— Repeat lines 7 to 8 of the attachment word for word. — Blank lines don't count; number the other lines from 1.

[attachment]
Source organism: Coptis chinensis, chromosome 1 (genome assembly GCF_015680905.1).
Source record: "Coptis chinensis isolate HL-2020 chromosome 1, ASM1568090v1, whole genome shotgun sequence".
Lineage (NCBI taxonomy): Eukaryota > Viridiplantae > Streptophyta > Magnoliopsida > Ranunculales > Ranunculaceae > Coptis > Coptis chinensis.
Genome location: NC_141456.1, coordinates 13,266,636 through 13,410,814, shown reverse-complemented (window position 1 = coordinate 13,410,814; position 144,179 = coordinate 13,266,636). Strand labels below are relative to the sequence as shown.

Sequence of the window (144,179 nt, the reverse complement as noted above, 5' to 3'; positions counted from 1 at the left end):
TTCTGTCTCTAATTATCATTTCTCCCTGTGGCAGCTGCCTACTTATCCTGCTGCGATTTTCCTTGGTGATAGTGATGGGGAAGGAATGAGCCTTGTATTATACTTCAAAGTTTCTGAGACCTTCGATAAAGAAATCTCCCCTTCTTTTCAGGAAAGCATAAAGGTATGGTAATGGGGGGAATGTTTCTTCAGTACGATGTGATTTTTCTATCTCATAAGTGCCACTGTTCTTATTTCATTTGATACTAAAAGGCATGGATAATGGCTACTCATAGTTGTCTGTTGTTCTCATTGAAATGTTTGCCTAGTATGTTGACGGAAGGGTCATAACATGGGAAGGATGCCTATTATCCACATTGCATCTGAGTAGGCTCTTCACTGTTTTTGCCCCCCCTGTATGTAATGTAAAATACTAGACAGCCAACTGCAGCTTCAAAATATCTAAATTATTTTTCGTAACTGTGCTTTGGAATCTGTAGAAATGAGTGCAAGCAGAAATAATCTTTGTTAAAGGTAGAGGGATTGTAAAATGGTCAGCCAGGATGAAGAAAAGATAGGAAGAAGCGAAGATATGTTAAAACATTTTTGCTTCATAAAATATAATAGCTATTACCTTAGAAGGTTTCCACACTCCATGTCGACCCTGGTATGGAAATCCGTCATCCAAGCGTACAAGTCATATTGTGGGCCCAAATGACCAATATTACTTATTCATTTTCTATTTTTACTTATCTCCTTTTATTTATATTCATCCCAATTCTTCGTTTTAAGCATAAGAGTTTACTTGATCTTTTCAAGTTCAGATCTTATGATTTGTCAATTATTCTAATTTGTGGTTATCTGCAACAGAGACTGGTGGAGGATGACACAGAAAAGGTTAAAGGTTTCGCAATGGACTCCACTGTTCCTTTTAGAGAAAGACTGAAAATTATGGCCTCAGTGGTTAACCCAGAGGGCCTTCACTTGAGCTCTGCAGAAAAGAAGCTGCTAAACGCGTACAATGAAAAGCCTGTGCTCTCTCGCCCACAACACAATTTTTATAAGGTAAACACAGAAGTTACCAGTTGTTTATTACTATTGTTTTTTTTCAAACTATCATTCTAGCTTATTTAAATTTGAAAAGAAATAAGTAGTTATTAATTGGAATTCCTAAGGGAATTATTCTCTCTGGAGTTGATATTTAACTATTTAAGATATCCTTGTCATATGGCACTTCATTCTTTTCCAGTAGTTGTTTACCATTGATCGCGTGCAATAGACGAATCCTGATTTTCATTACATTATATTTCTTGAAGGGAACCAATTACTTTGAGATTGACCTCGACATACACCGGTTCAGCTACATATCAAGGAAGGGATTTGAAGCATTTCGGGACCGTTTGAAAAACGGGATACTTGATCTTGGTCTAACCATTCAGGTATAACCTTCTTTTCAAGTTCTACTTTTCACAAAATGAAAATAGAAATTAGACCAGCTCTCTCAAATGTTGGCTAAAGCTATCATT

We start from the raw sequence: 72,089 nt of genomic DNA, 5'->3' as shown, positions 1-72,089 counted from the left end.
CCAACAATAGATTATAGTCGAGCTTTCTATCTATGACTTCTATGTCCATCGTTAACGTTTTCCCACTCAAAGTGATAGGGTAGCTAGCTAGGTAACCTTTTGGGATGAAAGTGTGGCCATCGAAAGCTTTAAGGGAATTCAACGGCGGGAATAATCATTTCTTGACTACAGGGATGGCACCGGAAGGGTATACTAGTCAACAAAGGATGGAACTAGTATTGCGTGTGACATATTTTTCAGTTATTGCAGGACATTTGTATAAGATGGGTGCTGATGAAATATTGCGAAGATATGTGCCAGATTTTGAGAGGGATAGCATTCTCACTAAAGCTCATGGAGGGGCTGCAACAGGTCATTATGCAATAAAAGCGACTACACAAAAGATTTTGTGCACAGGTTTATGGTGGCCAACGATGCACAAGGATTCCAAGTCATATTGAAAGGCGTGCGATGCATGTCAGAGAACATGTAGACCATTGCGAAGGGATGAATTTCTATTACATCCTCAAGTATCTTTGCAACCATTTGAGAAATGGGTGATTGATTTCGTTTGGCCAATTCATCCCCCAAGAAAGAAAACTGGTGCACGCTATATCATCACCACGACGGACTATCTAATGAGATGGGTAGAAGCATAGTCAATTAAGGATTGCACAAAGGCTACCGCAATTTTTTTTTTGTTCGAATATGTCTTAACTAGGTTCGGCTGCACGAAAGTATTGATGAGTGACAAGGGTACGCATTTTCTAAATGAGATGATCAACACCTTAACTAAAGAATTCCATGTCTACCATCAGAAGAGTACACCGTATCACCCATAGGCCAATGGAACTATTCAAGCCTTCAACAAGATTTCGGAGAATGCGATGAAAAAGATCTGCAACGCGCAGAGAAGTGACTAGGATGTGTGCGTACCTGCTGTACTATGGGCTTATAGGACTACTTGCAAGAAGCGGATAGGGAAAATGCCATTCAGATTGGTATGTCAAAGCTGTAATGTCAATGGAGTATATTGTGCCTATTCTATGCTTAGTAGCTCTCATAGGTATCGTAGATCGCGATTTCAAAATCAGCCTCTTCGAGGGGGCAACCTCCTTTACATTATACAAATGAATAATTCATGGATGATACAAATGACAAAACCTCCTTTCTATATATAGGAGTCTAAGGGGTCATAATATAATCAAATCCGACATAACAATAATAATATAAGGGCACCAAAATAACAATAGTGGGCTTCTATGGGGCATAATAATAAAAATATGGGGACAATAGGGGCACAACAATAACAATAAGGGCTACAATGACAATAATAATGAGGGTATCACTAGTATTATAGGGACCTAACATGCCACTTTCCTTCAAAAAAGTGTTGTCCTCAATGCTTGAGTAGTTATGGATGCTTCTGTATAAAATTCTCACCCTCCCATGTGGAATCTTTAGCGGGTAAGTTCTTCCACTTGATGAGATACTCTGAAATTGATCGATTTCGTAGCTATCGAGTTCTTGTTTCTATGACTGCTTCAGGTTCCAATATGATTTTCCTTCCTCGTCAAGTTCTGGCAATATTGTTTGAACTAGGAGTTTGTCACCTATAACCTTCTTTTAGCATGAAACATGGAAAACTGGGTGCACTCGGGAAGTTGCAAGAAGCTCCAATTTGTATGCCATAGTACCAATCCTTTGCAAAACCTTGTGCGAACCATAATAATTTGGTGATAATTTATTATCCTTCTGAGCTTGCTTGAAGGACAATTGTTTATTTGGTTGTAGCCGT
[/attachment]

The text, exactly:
We start from the raw sequence: 72,089 nt of genomic DNA, 5'->3' as shown, positions 1-72,089 counted from the left end.
CCAACAATAGATTATAGTCGAGCTTTCTATCTATGACTTCTATGTCCATCGTTAACGTTTTCCCACTCAAAGTGATAGGGTAGCTAGCTAGGTAACCTTTTGGGATGAAAGTGTGGCCATCGAAAGCTTTAAGGGAATTCAACGGCGGGAATAATCATTTCTTGACTACAGGGATGGCACCGGAAGGGTATACTAGTCAACAAAGGATGGAACTAGTATTGCGTGTGACATATTTTTCAGTTATTGCAGGACATTTGTATAAGATGGGTGCTGATGAAATATTGCGAAGATATGTGCCAGATTTTGAGAGGGATAGCATTCTCACTAAAGCTCATGGAGGGGCTGCAACAGGTCATTATGCAATAAAAGCGACTACACAAAAGATTTTGTGCACAGGTTTATGGTGGCCAACGATGCACAAGGATTCCAAGTCATATTGAAAGGCGTGCGATGCATGTCAGAGAACATGTAGACCATTGCGAAGGGATGAATTTCTATTACATCCTCAAGTATCTTTGCAACCATTTGAGAAATGGGTGATTGATTTCGTTTGGCCAATTCATCCCCCAAGAAAGAAAACTGGTGCACGCTATATCATCACCACGACGGACTATCTAATGAGATGGGTAGAAGCATAGTCAATTAAGGATTGCACAAAGGCTACCGCAATTTTTTTTTTGTTCGAATATGTCTTAACTAGGTTCGGCTGCACGAAAGTATTGATGAGTGACAAGGGTACGCATTTTCTAAATGAGATGATCAACACCTTAACTAAAGAATTCCATGTCTACCATCAGAAGAGTACACCGTATCACCCATAGGCCAATGGAACTATTCAAGCCTTCAACAAGATTTCGGAGAATGCGATGAAAAAGATCTGCAACGCGCAGAGAAGTGACTAGGATGTGTGCGTACCTGCTGTACTATGGGCTTATAGGACTACTTGCAAGAAGCGGATAGGGAAAATGCCATTCAGATTGGTATGTCAAAGCTGTAATGTCAATGGAGTATATTGTGCCTATTCTATGCTTAGTAGCTCTCATAGGTATCGTAGATCGCGATTTCAAAATCAGCCTCTTCGAGGGGGCAACCTCCTTTACATTATACAAATGAATAATTCATGGATGATACAAATGACAAAACCTCCTTTCTATATATAGGAGTCTAAGGGGTCATAATATAATCAAATCCGACATAACAATAATAATATAAGGGCACCAAAATAACAATAGTGGGCTTCTATGGGGCATAATAATAAAAATATGGGGACAATAGGGGCACAACAATAACAATAAGGGCTACAATGACAATAATAATGAGGGTATCACTAGTATTATAGGGACCTAACATGCCACTTTCCTTCAAAAAAGTGTTGTCCTCAATGCTTGAGTAGTTATGGATGCTTCTGTATAAAATTCTCACCCTCCCATGTGGAATCTTTAGCGGGTAAGTTCTTCCACTTGATGAGATACTCTGAAATTGATCGATTTCGTAGCTATCGAGTTCTTGTTTCTATGACTGCTTCAGGTTCCAATATGATTTTCCTTCCTCGTCAAGTTCTGGCAATATTGTTTGAACTAGGAGTTTGTCACCTATAACCTTCTTTTAGCATGAAACATGGAAAACTGGGTGCACTCGGGAAGTTGCAAGAAGCTCCAATTTGTATGCCATAGTACCAATCCTTTGCAAAACCTTGTGCGAACCATAATAATTTGGTGATAATTTATTATCCTTCTGAGCTTGCTTGAAGGACAATTGTTTATTTGGTTGTAGCCGT